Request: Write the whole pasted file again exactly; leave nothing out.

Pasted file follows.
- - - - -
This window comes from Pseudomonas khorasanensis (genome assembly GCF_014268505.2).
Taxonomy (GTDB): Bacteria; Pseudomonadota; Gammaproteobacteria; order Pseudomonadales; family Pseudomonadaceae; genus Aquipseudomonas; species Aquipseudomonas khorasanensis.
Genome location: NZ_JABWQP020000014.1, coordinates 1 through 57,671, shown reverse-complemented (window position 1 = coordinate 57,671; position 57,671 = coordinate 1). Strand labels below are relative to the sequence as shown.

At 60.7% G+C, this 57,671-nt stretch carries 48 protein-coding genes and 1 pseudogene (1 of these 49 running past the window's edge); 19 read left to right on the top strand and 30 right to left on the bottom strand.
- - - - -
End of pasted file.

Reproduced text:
This window comes from Pseudomonas khorasanensis (genome assembly GCF_014268505.2).
Taxonomy (GTDB): Bacteria; Pseudomonadota; Gammaproteobacteria; order Pseudomonadales; family Pseudomonadaceae; genus Aquipseudomonas; species Aquipseudomonas khorasanensis.
Genome location: NZ_JABWQP020000014.1, coordinates 1 through 57,671, shown reverse-complemented (window position 1 = coordinate 57,671; position 57,671 = coordinate 1). Strand labels below are relative to the sequence as shown.

At 60.7% G+C, this 57,671-nt stretch carries 48 protein-coding genes and 1 pseudogene (1 of these 49 running past the window's edge); 19 read left to right on the top strand and 30 right to left on the bottom strand.